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Braciole

Want to try my hand at making braciole ---- best cut of beef to use, top round or flank steak?

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  1. Flank is more typical for that dish.

    1 Reply
    1. re: Brandon Nelson

      Really, flank is more typical? I've always heard round. Regardless, when I make rolled beef, I use flank, so I'd have to agree it's the better cut. Nevertheless, most people use round, probably cause it's cheaper. This is a simple, but good recipe:

      http://www.foodnetwork.com/recipes/al...

    2. Have you considered using pork? I totally prefer pork braciole myself. I buy it already made at the butcher; but my MIL used pork shoulder, pounded very thin.

      4 Replies
      1. re: coll

        Coll do you have recipe or approximation of what you use... I was thinking "the other white meat" would be great for this.

        is the braise, chicken stock, apple etc?

        1. re: sparky403

          When I first started cooking, I'd buy my braciole at the butcher. I'd buy both beef and pork sometimes, to compare. The pork always comes out much more tender. My MIL also used to usually buy hers, but did tell me how previously made it themselves. These were the kind of conversations we'd have at the dinner table!

          Here's what I know about the filling: breadcrumbs, mixed with hard boiled egg, olive oil, parsley and parmesan cheese. I really think that was basically it. Chop those ingredients together ,and roll that in the flattened piece of pork then tie securely with butcher twine. Next it gets browned just a bit in a cast iron pan, using a bit of olive oil, and then dumped into the pot of sauce, along with the meatballs and sausage. If you wanted to make it separately, I would think you'd want to braise it in a covered pot with ...I don't know? Some wine or beer, or broth? I would somehow include some tomato though. I've only cooked it in the sauce myself, to be served on a platter with the other meats.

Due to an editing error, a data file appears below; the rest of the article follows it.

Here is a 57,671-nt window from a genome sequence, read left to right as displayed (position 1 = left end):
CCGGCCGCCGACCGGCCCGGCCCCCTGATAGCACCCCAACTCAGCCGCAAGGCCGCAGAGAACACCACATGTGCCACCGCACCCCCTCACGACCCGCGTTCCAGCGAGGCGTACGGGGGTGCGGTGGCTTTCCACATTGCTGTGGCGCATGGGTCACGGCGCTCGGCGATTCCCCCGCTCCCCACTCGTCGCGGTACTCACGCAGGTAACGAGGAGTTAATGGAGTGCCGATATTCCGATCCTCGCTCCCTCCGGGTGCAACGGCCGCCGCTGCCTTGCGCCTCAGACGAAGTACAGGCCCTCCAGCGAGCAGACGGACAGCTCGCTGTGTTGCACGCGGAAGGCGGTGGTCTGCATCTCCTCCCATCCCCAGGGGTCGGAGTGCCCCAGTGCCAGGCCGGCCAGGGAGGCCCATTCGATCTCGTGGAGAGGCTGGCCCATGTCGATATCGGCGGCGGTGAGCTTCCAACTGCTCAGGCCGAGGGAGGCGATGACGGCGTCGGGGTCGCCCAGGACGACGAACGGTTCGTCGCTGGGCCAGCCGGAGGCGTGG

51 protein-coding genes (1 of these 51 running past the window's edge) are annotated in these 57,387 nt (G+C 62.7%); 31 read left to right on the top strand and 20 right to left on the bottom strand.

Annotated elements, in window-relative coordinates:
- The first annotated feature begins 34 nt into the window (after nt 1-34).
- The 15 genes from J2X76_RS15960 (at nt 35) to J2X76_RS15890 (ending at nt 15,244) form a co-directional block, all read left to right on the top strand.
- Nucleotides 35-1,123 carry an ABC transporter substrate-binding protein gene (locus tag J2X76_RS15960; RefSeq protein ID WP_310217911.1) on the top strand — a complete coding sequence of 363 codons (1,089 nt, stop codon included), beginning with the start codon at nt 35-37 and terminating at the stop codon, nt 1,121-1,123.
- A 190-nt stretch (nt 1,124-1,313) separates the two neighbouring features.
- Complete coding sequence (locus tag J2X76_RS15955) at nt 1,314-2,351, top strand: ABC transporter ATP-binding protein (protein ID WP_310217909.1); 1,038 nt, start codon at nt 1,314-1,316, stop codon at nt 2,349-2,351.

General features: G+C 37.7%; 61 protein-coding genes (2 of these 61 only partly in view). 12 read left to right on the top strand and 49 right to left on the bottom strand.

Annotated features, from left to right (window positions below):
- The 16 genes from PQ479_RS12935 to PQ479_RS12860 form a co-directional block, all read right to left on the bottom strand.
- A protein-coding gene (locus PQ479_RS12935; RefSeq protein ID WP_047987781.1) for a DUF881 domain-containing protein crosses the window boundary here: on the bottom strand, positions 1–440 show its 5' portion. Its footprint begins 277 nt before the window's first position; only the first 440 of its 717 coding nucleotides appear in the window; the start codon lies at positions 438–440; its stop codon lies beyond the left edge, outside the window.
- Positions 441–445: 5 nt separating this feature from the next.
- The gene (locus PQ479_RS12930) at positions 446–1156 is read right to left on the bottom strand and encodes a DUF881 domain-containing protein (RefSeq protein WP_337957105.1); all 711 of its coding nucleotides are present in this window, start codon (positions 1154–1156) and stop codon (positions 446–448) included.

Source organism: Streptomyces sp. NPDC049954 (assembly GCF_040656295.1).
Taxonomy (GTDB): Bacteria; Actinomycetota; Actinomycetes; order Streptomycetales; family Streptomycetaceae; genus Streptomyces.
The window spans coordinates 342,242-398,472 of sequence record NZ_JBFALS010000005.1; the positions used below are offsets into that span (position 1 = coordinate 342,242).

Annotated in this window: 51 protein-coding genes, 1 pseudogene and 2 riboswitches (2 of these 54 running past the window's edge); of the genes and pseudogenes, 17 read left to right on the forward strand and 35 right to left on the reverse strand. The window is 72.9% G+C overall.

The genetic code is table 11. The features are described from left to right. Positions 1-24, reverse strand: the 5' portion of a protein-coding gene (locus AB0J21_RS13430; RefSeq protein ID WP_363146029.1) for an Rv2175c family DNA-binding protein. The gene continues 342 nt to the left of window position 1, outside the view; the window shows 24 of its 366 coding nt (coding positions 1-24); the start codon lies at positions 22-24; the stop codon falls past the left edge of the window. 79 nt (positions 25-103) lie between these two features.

1. re: coll

            good Ideas, I will try with pork soon

            1. re: sparky403

              Let me know what you do and how it comes out, buying it at the butcher is getting sort of expensive lately!

      2. I've read that you're supposed to use Round Steak.

        1. In New Orleans, making bruccialone, I use round and try to get the so-called full cut. It pounds out better than flank which is still too thick for me in this use. Veal is the classic way if you can find it.

          1. Round is more typical but, flank will work very well.

            1. I have had great results using Skirt Steak.

              1. A thin cut boneless ribeye is nice in it too, and you don't need to cook it as long to tenderize it.

                1. Never heard of using flank. The local markets sell pounded cuts of beef labeled 'for braciole.' Ask your butcher. This is going to one of those posts with a lot of variation on 'How to.'
                  My mother makes a pot of sauce, known forevermore as gravy that includes about 6 smallish braciole, meat balls, and usually pork shoulder or sausage. My Sicilian grandfather would put raisins in his. That seems odd to me. I have seen people make one giant braciole. Also weird to me.

                  Mom's are made with slices of garlic, parsley, slice of bacon and a slice of locatelli cheese. Tooth pick together, brown in the pot with the other meat then add crushed tomatoes and paste, cook for couple hours. Chill, skim fat, reheat, ready to go.